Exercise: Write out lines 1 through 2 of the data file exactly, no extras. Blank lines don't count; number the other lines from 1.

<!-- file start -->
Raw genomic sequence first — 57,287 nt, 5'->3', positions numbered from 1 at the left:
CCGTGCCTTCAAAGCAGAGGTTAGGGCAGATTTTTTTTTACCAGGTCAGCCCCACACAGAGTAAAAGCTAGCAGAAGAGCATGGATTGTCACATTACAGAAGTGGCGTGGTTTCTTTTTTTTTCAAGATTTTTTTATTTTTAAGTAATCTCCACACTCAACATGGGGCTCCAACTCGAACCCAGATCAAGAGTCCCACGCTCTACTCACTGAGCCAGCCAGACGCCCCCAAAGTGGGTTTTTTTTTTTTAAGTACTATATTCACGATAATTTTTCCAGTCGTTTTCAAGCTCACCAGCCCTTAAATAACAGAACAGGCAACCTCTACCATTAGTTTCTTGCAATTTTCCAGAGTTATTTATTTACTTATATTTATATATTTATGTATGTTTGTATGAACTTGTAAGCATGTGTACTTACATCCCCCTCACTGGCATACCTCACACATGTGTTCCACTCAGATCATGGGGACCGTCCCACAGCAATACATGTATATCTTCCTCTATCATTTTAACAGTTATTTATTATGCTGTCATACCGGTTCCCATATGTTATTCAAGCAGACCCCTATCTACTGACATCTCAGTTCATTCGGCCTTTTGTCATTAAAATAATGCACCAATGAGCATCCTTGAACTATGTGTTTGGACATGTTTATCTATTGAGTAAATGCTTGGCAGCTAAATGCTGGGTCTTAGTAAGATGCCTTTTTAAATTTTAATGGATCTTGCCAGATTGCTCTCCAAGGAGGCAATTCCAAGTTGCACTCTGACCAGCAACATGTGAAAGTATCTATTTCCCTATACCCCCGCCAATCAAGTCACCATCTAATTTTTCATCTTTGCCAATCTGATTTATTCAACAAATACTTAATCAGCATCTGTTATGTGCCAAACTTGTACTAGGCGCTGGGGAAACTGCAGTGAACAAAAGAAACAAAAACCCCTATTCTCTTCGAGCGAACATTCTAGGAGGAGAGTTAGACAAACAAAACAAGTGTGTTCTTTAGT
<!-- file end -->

Raw genomic sequence first — 57,287 nt, 5'->3', positions numbered from 1 at the left:
CCGTGCCTTCAAAGCAGAGGTTAGGGCAGATTTTTTTTTACCAGGTCAGCCCCACACAGAGTAAAAGCTAGCAGAAGAGCATGGATTGTCACATTACAGAAGTGGCGTGGTTTCTTTTTTTTTCAAGATTTTTTTATTTTTAAGTAATCTCCACACTCAACATGGGGCTCCAACTCGAACCCAGATCAAGAGTCCCACGCTCTACTCACTGAGCCAGCCAGACGCCCCCAAAGTGGGTTTTTTTTTTTTAAGTACTATATTCACGATAATTTTTCCAGTCGTTTTCAAGCTCACCAGCCCTTAAATAACAGAACAGGCAACCTCTACCATTAGTTTCTTGCAATTTTCCAGAGTTATTTATTTACTTATATTTATATATTTATGTATGTTTGTATGAACTTGTAAGCATGTGTACTTACATCCCCCTCACTGGCATACCTCACACATGTGTTCCACTCAGATCATGGGGACCGTCCCACAGCAATACATGTATATCTTCCTCTATCATTTTAACAGTTATTTATTATGCTGTCATACCGGTTCCCATATGTTATTCAAGCAGACCCCTATCTACTGACATCTCAGTTCATTCGGCCTTTTGTCATTAAAATAATGCACCAATGAGCATCCTTGAACTATGTGTTTGGACATGTTTATCTATTGAGTAAATGCTTGGCAGCTAAATGCTGGGTCTTAGTAAGATGCCTTTTTAAATTTTAATGGATCTTGCCAGATTGCTCTCCAAGGAGGCAATTCCAAGTTGCACTCTGACCAGCAACATGTGAAAGTATCTATTTCCCTATACCCCCGCCAATCAAGTCACCATCTAATTTTTCATCTTTGCCAATCTGATTTATTCAACAAATACTTAATCAGCATCTGTTATGTGCCAAACTTGTACTAGGCGCTGGGGAAACTGCAGTGAACAAAAGAAACAAAAACCCCTATTCTCTTCGAGCGAACATTCTAGGAGGAGAGTTAGACAAACAAAACAAGTGTGTTCTTTAGT